“the use of mandamus review has essentially been limited to well recognized situations ․ Those well recognized situations include making sure that an action is brought in the correct court (e.g., subject-matter jurisdiction and venue) and by the correct parties (e.g., personal jurisdiction and immunity), reviewing limited discovery rulings (e.g., patently irrelevant discovery), and reviewing erroneous decisions by a trial court where there is a compelling reason not to wait for an appeal (e.g., abatement).”
Id. at 1064-65.1
Our supreme court observed in Ex parte Spears, 621 So. 2d 1255, 1258 (Ala. 1993), that “[t]he tendency of this Court in the past has been to enlarge the scope of the extraordinary writ of mandamus by recognizing certain exceptions to the general rule that orders ultimately reviewable on appeal from a final judgment are not subject to mandamus review” and declared that the appellate courts “should not continue to decide cases in a piecemeal fashion.”
In her petition seeking to have vacated the order permitting DHR to intervene in the modification action, the mother cites Ex parte Pelham Tank Lines, Inc., 898 So. 2d 733, 736 (Ala. 2004), and Covington Electric Cooperative v. Alabama Power Co., 277 Ala. 162, 167, 168 So. 2d 5, 10 (1964), for the proposition that an order allowing intervention is a nonappealable interlocutory order. Therefore, she says, such orders are properly reviewable by a petition for a writ of mandamus. However, we note that in Pelham Tank Lines the petition for the writ of mandamus was dismissed as untimely and the issue of whether an order allowing permissive intervention was a proper subject for mandamus review was not addressed. In Covington Electric, our supreme court noted that an order allowing intervention was interlocutory and was not immediately appealable; however, like Pelham Tank Lines, that case did not address whether such an order is the proper subject for mandamus review. We note that an order denying a motion to intervene is sufficiently final to support an appeal. Jim Parker Bldg. Co. v. G & S Glass & Supply Co., 69 So. 3d 124, 130 (Ala. 2011); Jones v. Joines, 142 So. 3d 584, 587 (Ala. Civ. App. 2012).
On the other hand, there are numerous cases decided on appeal in which Alabama appellate courts have held that the granting or denying of a motion to intervene “is within the sound discretion of the trial court and will not be disturbed on appeal absent an abuse of that discretion.” Magee v. Boyd, 175 So. 3d 79, 138 (Ala. 2015); See also Valley Forge Ins. Co. v. Alexander, 640 So. 2d 925, 927 (Ala. 1994); Millers Mut. Ins. Ass'n v. Young, 601 So. 2d 962 (Ala.1992); Dearmon v. Dearmon, 492 So. 2d 1004, 1006 (Ala. 1986); J.S.M. v. Cleburne Cnty. Dep't of Hum. Res., 140 So. 3d 484, 485 (Ala. Civ. App. 2013); D.S. v. Cullman Cnty. Dep't of Hum. Res., 42 So. 3d 1284, 1286 (Ala. Civ. App. 2010).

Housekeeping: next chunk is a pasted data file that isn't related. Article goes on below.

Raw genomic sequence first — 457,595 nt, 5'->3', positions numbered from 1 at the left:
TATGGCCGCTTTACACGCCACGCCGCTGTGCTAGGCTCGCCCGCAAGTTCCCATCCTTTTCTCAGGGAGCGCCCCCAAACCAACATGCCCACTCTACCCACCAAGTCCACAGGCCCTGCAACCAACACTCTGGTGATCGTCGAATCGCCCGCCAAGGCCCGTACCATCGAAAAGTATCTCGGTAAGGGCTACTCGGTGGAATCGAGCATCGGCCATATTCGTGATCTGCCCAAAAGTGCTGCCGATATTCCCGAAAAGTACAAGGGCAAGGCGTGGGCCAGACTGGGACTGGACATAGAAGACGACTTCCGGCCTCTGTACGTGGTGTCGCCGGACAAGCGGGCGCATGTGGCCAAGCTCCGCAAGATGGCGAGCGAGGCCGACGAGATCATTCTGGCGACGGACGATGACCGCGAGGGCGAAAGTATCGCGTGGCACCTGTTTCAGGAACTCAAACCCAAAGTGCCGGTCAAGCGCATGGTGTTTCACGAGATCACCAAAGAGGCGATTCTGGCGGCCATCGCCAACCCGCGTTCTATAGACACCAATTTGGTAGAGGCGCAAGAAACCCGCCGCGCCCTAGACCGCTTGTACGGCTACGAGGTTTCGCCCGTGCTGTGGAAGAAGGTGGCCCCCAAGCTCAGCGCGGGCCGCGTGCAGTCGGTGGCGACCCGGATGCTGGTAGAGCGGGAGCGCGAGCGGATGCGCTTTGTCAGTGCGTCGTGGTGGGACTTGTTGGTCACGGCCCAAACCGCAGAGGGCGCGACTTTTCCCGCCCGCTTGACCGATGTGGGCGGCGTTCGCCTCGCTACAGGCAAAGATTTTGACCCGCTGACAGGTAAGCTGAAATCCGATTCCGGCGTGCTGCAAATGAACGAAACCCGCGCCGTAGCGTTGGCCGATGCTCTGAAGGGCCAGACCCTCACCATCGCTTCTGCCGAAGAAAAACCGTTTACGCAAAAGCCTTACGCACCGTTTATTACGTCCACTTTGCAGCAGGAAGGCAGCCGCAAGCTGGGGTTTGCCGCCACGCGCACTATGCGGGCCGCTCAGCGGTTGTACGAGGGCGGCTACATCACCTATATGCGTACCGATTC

The mother has not provided us with any authority in which our appellate courts have reviewed by a petition for the writ of mandamus an order granting a motion to intervene. Furthermore, the mother has not persuaded us that the circumstances warranting mandamus review should be expanded to include the granting of a motion to intervene.
Because it is well settled that the propriety of an order permitting a party to intervene is an issue to be determined on appeal, the mother has an adequate legal remedy available to her, thus precluding mandamus review. See Ex parte Alabama Dep't of Hum. Res., 227 So. 3d 227, 521 (Ala. Civ. App. 2017). Accordingly the mother's mandamus petition is denied.
I concur that the petition for the writ of mandamus filed by L.B.S. (“the mother”) should be denied, but I do so for reasons different than those expressed in the main opinion.
The mother argues that the Blount Circuit Court (“the trial court”) erred in granting a motion to intervene filed by the Blount County Department of Human Resources (“DHR”). The mother contends that DHR did not file a proper motion to intervene, that she was not provided notice and a meaningful opportunity to object to the motion before the trial court granted it, and that the trial court lacks subject-matter jurisdiction over the claim asserted by DHR.
As the main opinion points out, the mother has not directed this court to any caselaw from our supreme court or this court specifically providing for mandamus review of an order granting a motion to intervene. I have located one case in which this court at least impliedly recognized that a petition for the writ of mandamus is a proper vehicle for obtaining review of such an order. In State v. Colonial Refrigerated Transportation, Inc., 48 Ala. App. 46, 261 So. 2d 767 (1971), the Jefferson Circuit Court granted motions allowing several different governmental entities to intervene in a civil action filed by the State of Alabama against Colonial Refrigerated Transportation, Inc. (“Colonial”), regarding the recovery of escape taxes allegedly owed by Colonial. Colonial filed a petition for the writ of mandamus in this court, requesting that this court issue a writ of mandamus compelling the Jefferson Circuit Court to vacate the order granting the motions to intervene. Without discussing the propriety of such review, this court addressed the merits of the petition, determined that the Jefferson Circuit Court had abused its discretion in granting the motions to intervene, and granted the petition for the writ of mandamus and issued a writ. The supreme court, without commenting on the use of mandamus proceedings to review an order granting a motion to intervene, affirmed this court's decision. See Ex parte Windham, 288 Ala. 433, 261 So. 2d 772 (1972).